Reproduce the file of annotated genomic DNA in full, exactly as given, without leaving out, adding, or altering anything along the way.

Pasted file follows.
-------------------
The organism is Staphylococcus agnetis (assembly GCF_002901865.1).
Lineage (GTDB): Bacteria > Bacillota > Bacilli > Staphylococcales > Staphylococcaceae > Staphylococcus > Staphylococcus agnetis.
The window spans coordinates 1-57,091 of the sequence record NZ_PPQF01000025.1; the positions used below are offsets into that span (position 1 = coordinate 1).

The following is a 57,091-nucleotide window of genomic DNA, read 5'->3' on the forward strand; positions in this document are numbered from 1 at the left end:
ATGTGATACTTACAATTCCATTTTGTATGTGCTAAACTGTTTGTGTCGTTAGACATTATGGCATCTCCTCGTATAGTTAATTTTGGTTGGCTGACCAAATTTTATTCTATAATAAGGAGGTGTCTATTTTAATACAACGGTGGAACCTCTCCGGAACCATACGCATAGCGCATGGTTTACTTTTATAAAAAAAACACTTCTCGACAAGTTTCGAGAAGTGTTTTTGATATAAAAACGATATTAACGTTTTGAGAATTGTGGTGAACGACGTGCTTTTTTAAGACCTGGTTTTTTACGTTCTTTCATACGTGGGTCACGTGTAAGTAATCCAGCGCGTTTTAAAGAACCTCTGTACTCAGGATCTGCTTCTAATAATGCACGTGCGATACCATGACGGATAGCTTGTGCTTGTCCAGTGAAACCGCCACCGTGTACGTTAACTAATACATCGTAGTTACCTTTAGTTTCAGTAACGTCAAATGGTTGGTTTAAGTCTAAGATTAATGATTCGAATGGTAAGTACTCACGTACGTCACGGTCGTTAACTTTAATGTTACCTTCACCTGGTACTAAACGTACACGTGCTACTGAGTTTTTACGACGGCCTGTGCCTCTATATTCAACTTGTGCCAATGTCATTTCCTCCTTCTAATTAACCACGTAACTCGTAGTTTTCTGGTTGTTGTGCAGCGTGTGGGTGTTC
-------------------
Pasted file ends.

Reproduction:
The organism is Staphylococcus agnetis (assembly GCF_002901865.1).
Lineage (GTDB): Bacteria > Bacillota > Bacilli > Staphylococcales > Staphylococcaceae > Staphylococcus > Staphylococcus agnetis.
The window spans coordinates 1-57,091 of the sequence record NZ_PPQF01000025.1; the positions used below are offsets into that span (position 1 = coordinate 1).

The following is a 57,091-nucleotide window of genomic DNA, read 5'->3' on the forward strand; positions in this document are numbered from 1 at the left end:
ATGTGATACTTACAATTCCATTTTGTATGTGCTAAACTGTTTGTGTCGTTAGACATTATGGCATCTCCTCGTATAGTTAATTTTGGTTGGCTGACCAAATTTTATTCTATAATAAGGAGGTGTCTATTTTAATACAACGGTGGAACCTCTCCGGAACCATACGCATAGCGCATGGTTTACTTTTATAAAAAAAACACTTCTCGACAAGTTTCGAGAAGTGTTTTTGATATAAAAACGATATTAACGTTTTGAGAATTGTGGTGAACGACGTGCTTTTTTAAGACCTGGTTTTTTACGTTCTTTCATACGTGGGTCACGTGTAAGTAATCCAGCGCGTTTTAAAGAACCTCTGTACTCAGGATCTGCTTCTAATAATGCACGTGCGATACCATGACGGATAGCTTGTGCTTGTCCAGTGAAACCGCCACCGTGTACGTTAACTAATACATCGTAGTTACCTTTAGTTTCAGTAACGTCAAATGGTTGGTTTAAGTCTAAGATTAATGATTCGAATGGTAAGTACTCACGTACGTCACGGTCGTTAACTTTAATGTTACCTTCACCTGGTACTAAACGTACACGTGCTACTGAGTTTTTACGACGGCCTGTGCCTCTATATTCAACTTGTGCCAATGTCATTTCCTCCTTCTAATTAACCACGTAACTCGTAGTTTTCTGGTTGTTGTGCAGCGTGTGGGTGTTC